With Mel, she opened up one of the first Bay Area record stores in Berkeley both owned by African-Americans and dedicated to the distribution of African-American music. Her volunteer work in rehabilitating the community where the record shop began eventually led her to a paid position as a state legislative aide, helping to plan the innovative Rosie the Riveter/WWII Home Front National Historical Park in Richmond, California, then to a “second” career as the oldest park ranger in the history of the National Park Service. In between, she used her talents as a singer and songwriter to interpret and chronicle the great American social upheavals that marked the 1960s.

In 2003, Betty displayed a new talent when she created the popular blog CBreaux Speaks, sharing the sometimes fierce, sometimes gently persuasive, but always brightly honest story of her long journey through an American and African-American life. Blending together selections from many of Betty’s hundreds of blog entries with interviews, letters, and speeches, Sign My Name to Freedom invites you along on that journey, through the words and thoughts of a national treasure who has never stopped looking at herself, the nation, or the world with fresh eyes.

Contents

  • Editor’s Note
  • Prologue
  • Chapter 1 Creole/Black Cajun New Orleans
  • Chapter 2 Growing Up in Pre-War Bay Area
  • Chapter 3 Marriage and the War Years
  • Chapter 4 Into the Lion’s Den
  • Chapter 5 Breaking Down, Breaking Up
  • Chapter 6 The Movement Years
  • Chapter 7 An Emancipated Woman
  • Chapter 8 Richmond and Rosie and Betty the Ranger
  • Chapter 9 Shining Bright at Twilight: Lessons of a Life Long Lived
  • Epilogue
  • Index
  • Acknowledgments
  • About the Author
  • About the Editor
  • Credits
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Ranger’s voice spans East Bay history

Posted in Articles, Biography, Media Archive, United States, Women on 2016-07-03 18:43Z by Steven

Ranger’s voice spans East Bay history

San Francisco Chronicle
2010-01-31

Lee Hildebrand, Special to The Chronicle

Betty Reid Soskin is a “phenomenal woman,” to borrow the title of a famous poem by Maya Angelou. In her 88 years, Betty has been a shipyard worker, proprietor of a record store, housewife and mother of four, singer and composer of art songs, community activist and, for the past three years, a ranger at Rosie the Riveter National Historical Park in Richmond.

She’s the oldest active National Park Service ranger in the country and works at the park six hours a day, five days a week, doing community outreach and giving guided tours of the now dormant Kaiser Shipyards where she worked during World War II.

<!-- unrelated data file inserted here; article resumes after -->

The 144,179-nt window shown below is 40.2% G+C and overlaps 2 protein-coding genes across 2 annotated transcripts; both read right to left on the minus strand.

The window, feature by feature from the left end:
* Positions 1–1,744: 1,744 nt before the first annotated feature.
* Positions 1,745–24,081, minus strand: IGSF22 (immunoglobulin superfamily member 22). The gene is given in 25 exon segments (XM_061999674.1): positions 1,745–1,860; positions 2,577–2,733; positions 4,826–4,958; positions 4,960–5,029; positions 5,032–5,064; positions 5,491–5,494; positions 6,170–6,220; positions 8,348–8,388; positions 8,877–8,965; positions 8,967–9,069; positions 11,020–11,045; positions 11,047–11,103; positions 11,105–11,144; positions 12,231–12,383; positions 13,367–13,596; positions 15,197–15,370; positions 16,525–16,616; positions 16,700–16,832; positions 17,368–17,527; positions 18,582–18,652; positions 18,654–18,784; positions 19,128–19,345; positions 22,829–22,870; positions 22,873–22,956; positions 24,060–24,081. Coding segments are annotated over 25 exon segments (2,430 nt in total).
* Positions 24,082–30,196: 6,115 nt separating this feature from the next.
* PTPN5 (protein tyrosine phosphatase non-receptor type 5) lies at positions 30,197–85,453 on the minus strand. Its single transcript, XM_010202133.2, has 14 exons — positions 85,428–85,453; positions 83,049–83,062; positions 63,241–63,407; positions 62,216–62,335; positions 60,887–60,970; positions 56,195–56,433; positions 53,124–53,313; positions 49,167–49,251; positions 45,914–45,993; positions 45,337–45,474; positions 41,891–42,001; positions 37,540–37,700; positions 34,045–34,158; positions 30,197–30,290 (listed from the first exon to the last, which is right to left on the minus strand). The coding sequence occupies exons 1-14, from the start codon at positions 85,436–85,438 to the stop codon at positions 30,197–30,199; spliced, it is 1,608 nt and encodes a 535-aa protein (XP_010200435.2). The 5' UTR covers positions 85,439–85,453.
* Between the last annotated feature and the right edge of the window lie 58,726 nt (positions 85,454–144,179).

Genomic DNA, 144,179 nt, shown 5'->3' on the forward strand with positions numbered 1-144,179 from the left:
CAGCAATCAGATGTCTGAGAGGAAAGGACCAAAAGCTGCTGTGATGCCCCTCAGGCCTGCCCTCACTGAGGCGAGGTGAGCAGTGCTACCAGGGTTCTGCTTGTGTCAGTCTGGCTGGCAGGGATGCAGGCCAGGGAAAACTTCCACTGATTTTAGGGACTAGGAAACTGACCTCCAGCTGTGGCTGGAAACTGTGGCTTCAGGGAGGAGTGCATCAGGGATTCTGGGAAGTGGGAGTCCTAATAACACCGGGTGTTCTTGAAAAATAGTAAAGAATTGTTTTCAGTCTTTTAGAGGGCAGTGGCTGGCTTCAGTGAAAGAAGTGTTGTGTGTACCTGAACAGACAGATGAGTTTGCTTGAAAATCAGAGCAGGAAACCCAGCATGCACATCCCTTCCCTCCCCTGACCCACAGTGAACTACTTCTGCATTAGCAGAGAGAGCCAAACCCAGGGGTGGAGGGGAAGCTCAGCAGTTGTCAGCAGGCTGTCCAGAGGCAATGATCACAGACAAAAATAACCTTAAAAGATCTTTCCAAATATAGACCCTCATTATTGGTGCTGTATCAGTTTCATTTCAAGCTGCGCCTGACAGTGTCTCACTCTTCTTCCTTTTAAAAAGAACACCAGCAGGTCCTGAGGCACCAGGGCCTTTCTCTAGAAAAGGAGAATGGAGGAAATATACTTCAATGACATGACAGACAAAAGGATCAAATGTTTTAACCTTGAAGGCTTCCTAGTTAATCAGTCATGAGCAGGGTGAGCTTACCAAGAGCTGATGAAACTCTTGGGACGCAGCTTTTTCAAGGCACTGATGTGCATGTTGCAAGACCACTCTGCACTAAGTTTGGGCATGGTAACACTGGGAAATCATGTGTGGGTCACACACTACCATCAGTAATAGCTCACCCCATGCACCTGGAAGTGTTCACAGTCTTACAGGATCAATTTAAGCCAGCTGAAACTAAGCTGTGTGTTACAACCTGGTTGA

Born in Detroit

She was born Betty Charbonnet in Detroit in 1921 to bilingual Creole parents from New Orleans. She has traced her European ancestry to France in the 17th and 18th centuries. The earliest relative of African heritage she’s been able to identify was her great-great-grandmother, a former slave named Celestine who married her former master, Cajun plantation owner Eduouard Breaux. Their daughter, Betty’s great-grandmother Leontine Breaux, was 19 when they married.

“Marriages were relatively common between Cajun slave owners and their slaves,” Soskin explains. “Their marriage papers are dated 1865, at the time of the Emancipation Proclamation. His signature is there alongside her ‘X’. Her name is given, in French, as ‘Celestine of no last name.'”…

Read the entire article here.

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Coin given to US’s oldest park ranger by Barack Obama stolen in home invasion

Posted in Articles, Law, Media Archive, United States, Women on 2016-07-03 17:37Z by Steven

Coin given to US’s oldest park ranger by Barack Obama stolen in home invasion

The Guardian
2016-06-30

Sam Levin


Ranger Betty Soskin holds a photo of herself has a young woman.
Photograph: Alamy

The White House is sending a replacement coin to 94-year-old Betty Soskin, who says she hopes she can recover the original from violent home intruder

The oldest park ranger in the US suffered a violent home invasion in which the suspect stole a commemorative coin Barack Obama gave to the 94-year-old woman, according to California police.

Park officials said on Thursday that the White House is sending a replacement coin to Betty Soskin, who works at the Rosie the Riveter/World War II Home Front national historic park in northern California. But the ranger said she hopes she can recover the original…

…Soskin is well-known locally and within the park service for her talks and tours at the Rosie the Riveter park where she often tells personal stories about her life as a young black woman working at the Richmond shipyards during the second world war.

Meeting the president and receiving the coin was a powerful experience for Soskin, Leatherman said. At the time, she brought with her a picture of her grandmother, who was born into slavery…

Read the entire entire article here.